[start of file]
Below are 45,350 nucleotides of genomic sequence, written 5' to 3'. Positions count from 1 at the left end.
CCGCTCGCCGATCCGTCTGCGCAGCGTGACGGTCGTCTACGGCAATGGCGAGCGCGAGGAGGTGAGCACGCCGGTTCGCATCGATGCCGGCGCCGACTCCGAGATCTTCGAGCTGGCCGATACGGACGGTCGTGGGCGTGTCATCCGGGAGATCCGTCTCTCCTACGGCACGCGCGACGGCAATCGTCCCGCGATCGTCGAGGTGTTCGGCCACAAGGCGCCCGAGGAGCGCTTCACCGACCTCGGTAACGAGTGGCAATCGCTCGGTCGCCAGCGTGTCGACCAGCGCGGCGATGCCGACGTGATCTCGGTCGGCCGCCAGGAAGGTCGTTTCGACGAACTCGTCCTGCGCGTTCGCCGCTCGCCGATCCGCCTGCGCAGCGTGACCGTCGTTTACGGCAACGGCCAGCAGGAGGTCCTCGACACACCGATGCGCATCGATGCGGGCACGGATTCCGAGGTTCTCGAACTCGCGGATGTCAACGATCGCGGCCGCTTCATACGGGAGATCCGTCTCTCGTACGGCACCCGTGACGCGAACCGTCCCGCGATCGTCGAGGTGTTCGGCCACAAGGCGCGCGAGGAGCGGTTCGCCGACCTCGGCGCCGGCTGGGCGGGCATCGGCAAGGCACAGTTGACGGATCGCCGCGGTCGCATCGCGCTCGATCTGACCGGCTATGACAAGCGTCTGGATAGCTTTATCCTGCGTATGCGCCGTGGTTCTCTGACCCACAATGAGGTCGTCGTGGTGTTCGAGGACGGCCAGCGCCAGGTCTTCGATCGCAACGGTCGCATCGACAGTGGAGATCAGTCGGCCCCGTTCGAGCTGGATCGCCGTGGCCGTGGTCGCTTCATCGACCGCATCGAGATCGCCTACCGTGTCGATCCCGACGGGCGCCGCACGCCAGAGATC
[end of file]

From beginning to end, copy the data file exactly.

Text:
Below are 45,350 nucleotides of genomic sequence, written 5' to 3'. Positions count from 1 at the left end.
CCGCTCGCCGATCCGTCTGCGCAGCGTGACGGTCGTCTACGGCAATGGCGAGCGCGAGGAGGTGAGCACGCCGGTTCGCATCGATGCCGGCGCCGACTCCGAGATCTTCGAGCTGGCCGATACGGACGGTCGTGGGCGTGTCATCCGGGAGATCCGTCTCTCCTACGGCACGCGCGACGGCAATCGTCCCGCGATCGTCGAGGTGTTCGGCCACAAGGCGCCCGAGGAGCGCTTCACCGACCTCGGTAACGAGTGGCAATCGCTCGGTCGCCAGCGTGTCGACCAGCGCGGCGATGCCGACGTGATCTCGGTCGGCCGCCAGGAAGGTCGTTTCGACGAACTCGTCCTGCGCGTTCGCCGCTCGCCGATCCGCCTGCGCAGCGTGACCGTCGTTTACGGCAACGGCCAGCAGGAGGTCCTCGACACACCGATGCGCATCGATGCGGGCACGGATTCCGAGGTTCTCGAACTCGCGGATGTCAACGATCGCGGCCGCTTCATACGGGAGATCCGTCTCTCGTACGGCACCCGTGACGCGAACCGTCCCGCGATCGTCGAGGTGTTCGGCCACAAGGCGCGCGAGGAGCGGTTCGCCGACCTCGGCGCCGGCTGGGCGGGCATCGGCAAGGCACAGTTGACGGATCGCCGCGGTCGCATCGCGCTCGATCTGACCGGCTATGACAAGCGTCTGGATAGCTTTATCCTGCGTATGCGCCGTGGTTCTCTGACCCACAATGAGGTCGTCGTGGTGTTCGAGGACGGCCAGCGCCAGGTCTTCGATCGCAACGGTCGCATCGACAGTGGAGATCAGTCGGCCCCGTTCGAGCTGGATCGCCGTGGCCGTGGTCGCTTCATCGACCGCATCGAGATCGCCTACCGTGTCGATCCCGACGGGCGCCGCACGCCAGAGATC